Then there are the other ends of the ‘new coach’ issue, one of which being how Charlie Weis has put the Irish back into our collective minds as legitimate contenders. By dismantling Michigan in Ann Arbor (for the first time since 1993) 17-10, we witnessed a thoroughly better Notre Dame team handle everything the then-No.4 Wolverines and their 111,000+ could throw at them. Maybe you’ve noticed how Weis uses both the game’s tempo and subtle baiting techniques to make his offense look and feel like that of his ex-Patriots. It’s not like the old days when the Irish were some supped-up, grinding offensive machine. But, more specifically, they manage to be extremely dependable/efficient in both making and stopping passes, depending upon which is needed. In saving their aerial best for when most required, Weis’ boys went two-for-two in the redzone while Carr’s boys went 0-for-three. A mature Brady Quinn seems to have his sporadic moments, yet also seems to be the tempered cucumber Weis wants for control and solid game management (ala Tom Brady). In holding Henne under a 50% completion rate, the ND back-seven shows that it can be looked upon to suppress most any major passing attack ‘thrown’ at them. With a decent DL and BCS rules bent in their favor, Notre Dame appears to be permanently back in the ever-confusing top 25 mix.

Ron Zook kept his mid-western stock on the rise by winning 40-19 over San Jose State... In the same breath – still – we mention Steve Spurrier keeping his Gamecocks alive in a 17-15 loss at Georgia that normally might have had ‘blowout’ written all over it…While in this effort, we also must list Urban Meyer’s Gators and their 41-3 romp over Louisiana Tech, completing the updates of these forever, sequentially-associated squads…And, speaking of such, if we mentioned Pitt, we had best give Harris’ Stanford staff a nod in their 41-38 win over Navy…But it was LSU’s big 35-31 come-from-behind victory that wins any ‘New Coach of Week 2’ prize. Les Miles has embraced the huge passing potential now down in Baton Rouge and made their stellar receiving corps balanced and therefore formidable. The big question is how seven returning Tiger starters on defense could allow 560 total yards. Holes in the levee still exist as the Bayou Bengals look for a real home game against Tennessee come September 24th – stay tuned for word on that front.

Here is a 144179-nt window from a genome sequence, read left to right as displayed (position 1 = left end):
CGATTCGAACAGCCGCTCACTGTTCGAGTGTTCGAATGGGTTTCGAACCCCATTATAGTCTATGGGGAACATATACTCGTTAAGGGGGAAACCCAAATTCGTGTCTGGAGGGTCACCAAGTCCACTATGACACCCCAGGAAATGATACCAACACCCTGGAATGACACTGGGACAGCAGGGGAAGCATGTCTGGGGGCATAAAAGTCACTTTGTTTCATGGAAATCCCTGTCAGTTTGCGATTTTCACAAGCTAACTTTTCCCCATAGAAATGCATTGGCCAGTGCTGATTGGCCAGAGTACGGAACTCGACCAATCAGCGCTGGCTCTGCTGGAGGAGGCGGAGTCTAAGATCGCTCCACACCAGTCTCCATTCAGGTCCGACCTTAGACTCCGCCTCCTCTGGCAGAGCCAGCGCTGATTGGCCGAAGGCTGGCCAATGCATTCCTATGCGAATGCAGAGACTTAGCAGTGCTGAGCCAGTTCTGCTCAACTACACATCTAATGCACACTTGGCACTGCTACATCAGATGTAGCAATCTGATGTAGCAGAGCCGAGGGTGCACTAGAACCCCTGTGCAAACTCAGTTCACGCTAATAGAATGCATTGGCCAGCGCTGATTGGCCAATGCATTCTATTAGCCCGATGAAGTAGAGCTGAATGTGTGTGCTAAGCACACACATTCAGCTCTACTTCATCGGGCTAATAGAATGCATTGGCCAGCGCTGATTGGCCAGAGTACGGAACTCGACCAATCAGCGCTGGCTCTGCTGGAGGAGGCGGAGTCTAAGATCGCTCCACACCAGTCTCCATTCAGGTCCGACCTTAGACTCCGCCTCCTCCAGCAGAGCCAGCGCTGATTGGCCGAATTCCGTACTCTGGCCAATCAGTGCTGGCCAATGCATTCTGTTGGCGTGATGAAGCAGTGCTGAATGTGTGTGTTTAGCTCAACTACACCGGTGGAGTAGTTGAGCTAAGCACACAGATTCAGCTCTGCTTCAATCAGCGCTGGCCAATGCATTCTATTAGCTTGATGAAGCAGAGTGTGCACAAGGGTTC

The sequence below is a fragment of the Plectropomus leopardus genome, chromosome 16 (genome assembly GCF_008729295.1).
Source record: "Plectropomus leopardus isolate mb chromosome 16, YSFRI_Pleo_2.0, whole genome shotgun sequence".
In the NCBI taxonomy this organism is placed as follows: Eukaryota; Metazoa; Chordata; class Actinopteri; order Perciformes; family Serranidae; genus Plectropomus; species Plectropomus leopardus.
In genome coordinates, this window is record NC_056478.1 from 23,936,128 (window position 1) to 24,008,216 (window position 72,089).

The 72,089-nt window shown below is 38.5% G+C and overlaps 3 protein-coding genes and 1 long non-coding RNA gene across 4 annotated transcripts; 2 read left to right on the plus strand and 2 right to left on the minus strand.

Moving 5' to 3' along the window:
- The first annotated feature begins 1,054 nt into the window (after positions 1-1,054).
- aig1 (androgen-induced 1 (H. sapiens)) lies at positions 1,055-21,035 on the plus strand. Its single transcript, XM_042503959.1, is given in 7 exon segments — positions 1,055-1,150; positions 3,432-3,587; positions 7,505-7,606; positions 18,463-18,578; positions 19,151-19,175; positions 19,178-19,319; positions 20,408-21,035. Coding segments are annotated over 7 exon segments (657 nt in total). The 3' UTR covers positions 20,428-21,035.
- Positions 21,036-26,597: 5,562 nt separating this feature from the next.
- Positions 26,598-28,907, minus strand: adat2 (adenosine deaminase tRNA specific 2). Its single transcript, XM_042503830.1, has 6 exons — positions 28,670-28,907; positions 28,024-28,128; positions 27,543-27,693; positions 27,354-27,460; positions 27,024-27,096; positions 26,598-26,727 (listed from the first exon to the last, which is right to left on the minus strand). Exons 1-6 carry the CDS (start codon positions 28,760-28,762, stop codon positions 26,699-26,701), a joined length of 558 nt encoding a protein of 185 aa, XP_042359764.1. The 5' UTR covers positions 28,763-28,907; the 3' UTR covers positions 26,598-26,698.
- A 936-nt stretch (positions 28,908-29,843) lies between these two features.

In other SEC developments, Auburn proved little bouncing back 28-0 against Sylvester Croom’s Bulldog squad. With its first shutout since 2000, Auburn finds itself in the position of going only as far as QB Brandon Cox will take them. Against Georgia Tech, it wound up not being as far as needed, but this past weekend did wonders for the Trussville-native whose huge potential is still unrealized. The Tigers are in the midst of their opening five games – all at home – which then lead into four out of five SEC toughies on the road before ending at home versus ‘Bama.

Iowa State did its job against early-season in-state rival Iowa, but it was Iowa’s personnel loss that has everyone revamping their top 25s. Drew Tate suffered a concussion as he tried to compensate for an INT by chasing down the returning DB (Steve Paris) – bad move for the team. Drew, let the other ten guys get the ball-carrier so that you can put up six on the next drive – a much better compensation for any INT than losing yourself as the team’s main weapon. Iowa is good, but not good enough under an unseasoned replacement Jason Manson to overcome such a classic circumstance. Manson has an accurate arm, but to risk the Hawkeye’s season while he gets his kinks out is to sacrifice their top 10 status in doing so. Iowa was many prognosticators’ sleeper, and they become even more of one as they now lazily hide behind (at least) half of the conference in the rankings. Head coach Kirk Ferentz is known for making more out of less, making this season’s squad his biggest test yet. Expect Tate back soon and the upcoming game (9/24/05) at Ohio State to define the Hawkeye’s campaign.